Who Represents Who?


Gaurav Ojha



There are many political parties, their leaders and public intellectuals who loudly claim to represent their people based on demand for collective and continuous struggle for their community. And, right now politics of representing people belonging to particular social group, caste, creed, religion or ethnic group has become a kind of norm in Nepali politics, whether it’s political parties that are shouting for radical nationalism or regional based parties shouting for their autonomy. However, it is not clear how much a leader or an intellectual can truly represent his or her people.

After all, in reality, we see contradictions everywhere. In most of the examples we can see that lifestyle and socio-economic status of those people who claim to represent the struggles of their ethnic-group never seem to match-up with the least privileged people within their community. Hence, politics of representation is only based on assumed sense of homogeneity between the people belonging to same religion or ethnicity.

With obvious difference of class and gender, it is a gross mistake to make an argument that all people within a particular ethnic community have been oppressed and marginalised in various phases of history by one or two privileged ethnic-community within the country. This claim is utterly biased because even within so-called privileged community many people are poor, uneducated and with low economic status as compared to those few people who claim to represent their oppressed marginal community. Hence, the claim of true representation is utterly deceitful and historically dishonest.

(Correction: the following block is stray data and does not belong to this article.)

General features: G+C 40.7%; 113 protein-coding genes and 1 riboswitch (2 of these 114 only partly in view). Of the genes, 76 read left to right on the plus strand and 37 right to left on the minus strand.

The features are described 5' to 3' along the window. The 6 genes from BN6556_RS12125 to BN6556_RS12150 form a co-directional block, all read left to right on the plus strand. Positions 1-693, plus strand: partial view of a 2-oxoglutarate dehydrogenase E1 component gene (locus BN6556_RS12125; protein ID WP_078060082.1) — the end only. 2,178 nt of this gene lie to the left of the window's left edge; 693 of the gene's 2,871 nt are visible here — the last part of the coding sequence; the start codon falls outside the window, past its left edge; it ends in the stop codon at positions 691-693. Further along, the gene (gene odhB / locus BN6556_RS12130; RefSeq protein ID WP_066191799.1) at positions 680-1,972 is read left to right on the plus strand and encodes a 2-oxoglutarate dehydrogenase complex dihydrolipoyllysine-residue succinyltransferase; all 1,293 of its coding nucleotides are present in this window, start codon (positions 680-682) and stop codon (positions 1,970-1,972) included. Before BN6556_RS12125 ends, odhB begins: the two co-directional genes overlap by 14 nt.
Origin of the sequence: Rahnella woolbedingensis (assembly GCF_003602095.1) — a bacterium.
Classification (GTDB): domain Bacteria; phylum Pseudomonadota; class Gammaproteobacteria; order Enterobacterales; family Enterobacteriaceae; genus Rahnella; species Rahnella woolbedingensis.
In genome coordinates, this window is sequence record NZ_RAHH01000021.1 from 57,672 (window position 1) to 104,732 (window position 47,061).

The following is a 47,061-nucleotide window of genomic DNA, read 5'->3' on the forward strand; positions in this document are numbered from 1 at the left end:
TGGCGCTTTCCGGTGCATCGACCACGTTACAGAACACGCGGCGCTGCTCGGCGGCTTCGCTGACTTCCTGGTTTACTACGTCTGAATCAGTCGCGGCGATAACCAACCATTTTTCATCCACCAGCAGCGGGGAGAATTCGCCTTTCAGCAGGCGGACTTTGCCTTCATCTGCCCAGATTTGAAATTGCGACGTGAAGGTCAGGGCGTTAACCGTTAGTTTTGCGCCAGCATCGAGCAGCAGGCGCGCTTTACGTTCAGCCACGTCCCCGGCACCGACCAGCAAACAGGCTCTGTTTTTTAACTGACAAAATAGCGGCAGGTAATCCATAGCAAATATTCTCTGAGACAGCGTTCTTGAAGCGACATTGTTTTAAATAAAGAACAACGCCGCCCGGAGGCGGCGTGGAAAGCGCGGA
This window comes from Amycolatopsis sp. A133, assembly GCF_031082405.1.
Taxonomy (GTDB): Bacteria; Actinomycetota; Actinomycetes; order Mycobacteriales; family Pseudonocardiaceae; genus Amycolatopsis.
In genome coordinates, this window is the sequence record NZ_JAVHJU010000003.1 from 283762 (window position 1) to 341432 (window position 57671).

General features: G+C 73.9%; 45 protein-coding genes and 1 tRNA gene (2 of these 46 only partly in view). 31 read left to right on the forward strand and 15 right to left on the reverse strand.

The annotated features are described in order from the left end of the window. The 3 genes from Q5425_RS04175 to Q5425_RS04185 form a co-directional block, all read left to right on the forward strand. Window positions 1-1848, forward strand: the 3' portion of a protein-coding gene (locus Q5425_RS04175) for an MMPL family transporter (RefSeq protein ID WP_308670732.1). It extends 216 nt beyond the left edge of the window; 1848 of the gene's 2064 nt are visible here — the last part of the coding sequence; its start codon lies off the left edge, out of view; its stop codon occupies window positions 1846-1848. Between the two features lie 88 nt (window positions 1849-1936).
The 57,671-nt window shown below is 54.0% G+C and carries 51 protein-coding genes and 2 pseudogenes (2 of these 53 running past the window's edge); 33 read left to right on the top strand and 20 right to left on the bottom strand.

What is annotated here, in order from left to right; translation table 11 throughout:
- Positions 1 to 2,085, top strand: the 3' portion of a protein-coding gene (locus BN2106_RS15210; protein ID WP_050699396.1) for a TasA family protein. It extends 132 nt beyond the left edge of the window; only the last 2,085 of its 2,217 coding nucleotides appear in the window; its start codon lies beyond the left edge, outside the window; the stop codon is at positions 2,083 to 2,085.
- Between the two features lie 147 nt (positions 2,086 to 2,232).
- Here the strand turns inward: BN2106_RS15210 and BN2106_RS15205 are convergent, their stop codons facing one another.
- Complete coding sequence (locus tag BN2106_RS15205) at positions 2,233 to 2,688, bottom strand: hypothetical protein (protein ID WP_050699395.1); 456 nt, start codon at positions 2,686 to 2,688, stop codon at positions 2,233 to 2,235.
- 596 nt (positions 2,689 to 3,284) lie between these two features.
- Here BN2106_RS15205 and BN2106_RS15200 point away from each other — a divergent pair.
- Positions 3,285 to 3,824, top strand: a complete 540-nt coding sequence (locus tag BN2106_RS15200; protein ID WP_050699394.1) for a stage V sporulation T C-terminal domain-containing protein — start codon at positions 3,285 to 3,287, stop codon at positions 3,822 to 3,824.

Therefore, a text from George Orwell’s Animal Farm lucidly sums up identity based politics of representation taking place in Nepal, the line states, all animals are equal, however, some animals are always more equal than others. 

Moreover, intellectuals and political leaders belonging to an ethnic community may share their names, a sense of belonging, memories and even bit of nostalgia with their community; however it is not necessary for them to share the lived experiences of marginalisation and oppressions experienced by majority of people they claim to represent.

 Besides, so much of politics of representation in Nepal’s context reflects the deep structure of our society; it is a feudal privilege given to a few people to carry a burden of liberation for their obedient subjects because they can’t politically speak for themselves. Hence, it is a cycle of privilege against privilege for under-privilege. 

This feudal character in identity politics is revealed in the fact that same old faces are continuously claiming to represent their people although these political leaders have outgrown their community in terms of their socio-economic status, power and privilege. Hence, sadly as Orwell has reminded us, unless people confront their leaders and intellectuals about how their identity politics is going to benefit the least privileged and most marginalised people in their community, it will always be a few animals are equal than all others. Deep rooted structure of feudal privilege continues.















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